Torugat Pass is a three point border – two border controls some 12 km apart with a security station in between. We could well understand why the border officials looked so grim. These poor souls are posted here for months on time in the most hostile environment imaginable and with absolutely nothing in sight. The border buildings were dismal concrete blocks with no heating and staffed by equally dismal looking officials. Vita carried with her newspapers for the staff that not only gave them some welcome reading but we suspect it also facilitated our path through the Kyrgyz side of the border. An officious man took my good pen and didn’t return it. I was getting angry but decided this was no place to have an argument. Funny how such little things become such issues when you are tired and anxious.

Only drivers with a Kyrgyz Foreign Ministry special permit can travel as far as the China border. For some reason Vita did not have this document for herself and for a while it looked like she would have to stay in the brutally cold concrete check post building while Slava drove us on to the border. Vita’s unstoppable charm probably was the reason she was finally let through and we were highly relieved. As her mobile phone did not have reception in this part of the country we would have had to leave her here not knowing when Slava would be able to return to collect her. And it may well have meant an overnight stay.

Although procedures were slow, Alan and I did not have any problems getting through Kyrgyz border formalities and onto the final border post.

The final border post was staffed by officials who barked furiously if we went anywhere slightly near the border gate. But they didn’t seem to mind us wandering off trying to find a spot to relieve ourselves. I was rather amused to find myself skidding down an embankment that could have been in China and trying to pea with literally no privacy. Alan fared less well and came back with two sodden feet. He had slipped into a muddy hole on a stream bed while trying to find some privacy.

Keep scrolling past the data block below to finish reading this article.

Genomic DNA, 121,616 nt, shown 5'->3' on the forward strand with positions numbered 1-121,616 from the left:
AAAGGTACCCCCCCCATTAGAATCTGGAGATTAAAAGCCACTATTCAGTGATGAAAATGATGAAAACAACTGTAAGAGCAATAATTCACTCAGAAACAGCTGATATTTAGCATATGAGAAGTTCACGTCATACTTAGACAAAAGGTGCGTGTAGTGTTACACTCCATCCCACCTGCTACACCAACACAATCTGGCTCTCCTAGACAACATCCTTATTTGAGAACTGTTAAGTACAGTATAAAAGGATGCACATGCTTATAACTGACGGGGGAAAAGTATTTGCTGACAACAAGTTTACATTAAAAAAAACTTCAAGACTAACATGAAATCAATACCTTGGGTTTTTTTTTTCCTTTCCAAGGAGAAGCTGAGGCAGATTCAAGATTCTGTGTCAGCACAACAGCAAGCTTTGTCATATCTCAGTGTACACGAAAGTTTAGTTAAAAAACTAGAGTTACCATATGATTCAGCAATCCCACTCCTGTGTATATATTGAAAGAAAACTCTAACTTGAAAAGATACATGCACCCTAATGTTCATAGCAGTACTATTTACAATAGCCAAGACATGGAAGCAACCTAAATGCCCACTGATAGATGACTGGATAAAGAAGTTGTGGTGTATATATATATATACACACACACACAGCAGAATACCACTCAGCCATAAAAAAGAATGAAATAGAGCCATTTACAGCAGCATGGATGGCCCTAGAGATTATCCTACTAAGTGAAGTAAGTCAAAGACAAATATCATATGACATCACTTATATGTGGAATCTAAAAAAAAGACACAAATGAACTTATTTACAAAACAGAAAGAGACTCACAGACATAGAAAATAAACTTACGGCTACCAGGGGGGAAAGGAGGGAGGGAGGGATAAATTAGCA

We were disappointed but Vita and Slava were not one bit surprised to see that our driver had not arrived. The weather was bleak and it was blowing a snowy gale. We filled in time by sitting in the van eating our way through our huge lunch boxes that Vita had bought for us in Naryn. We were to appreciate the amount of food that they gave us to take on our way into China.

A couple of hours passed and Alan and I were more than a bit anxious. By this time we had no spare American dollars and very little Chinese currency. We were hoping to change money at the Chinese border post but were not optimistic. If we could not change money there then we needed to be in our next destination of Kashgar (some 200 km away) in far western China before the close of business. We knew also that the border closed for lunch – or any reason - and it all meant further delays. At the very worst it could mean an overnight stay in the van seriously affecting all our connections from China to Pakistan.

We were also more than mindful that our friends Vita and Slava had before them a straight twelve hour journey from the border back to Bishkek. We well understood that the last thing they wanted was to hang around the border post with us.

From the border gate you could the see incoming winding road from China for miles. From the first sight of a vehicle it took some twenty minutes before it arrived at the border gate. We peered anxiously at this road for what seemed like years. Another Kyrgyz vehicle arrived and we chatted to the guide while we waited. We couldn’t help being bitterly disappointed that the next car to arrive from the China side was transporting his tourist. And we were surprised to see it was an English woman in her seventies who was travelling on her own. She was formally dressed in a long tweed suit and heeled good shoes. She looked very keen but we wondered how she would fare in her overnight stay at the Tash Rabat yurt camp. Another two cars arrived but they were not ours.

After what seemed forever, another car pulled up and once again we were downcast as the car was transporting a number of Polish passengers into Kyrgyzstan. Then to our surprise and delight the guide called out "Mrs Wendy Morrison?" Abdul and his driver had finally arrived and we were beckoned through the border gate and into another world of China.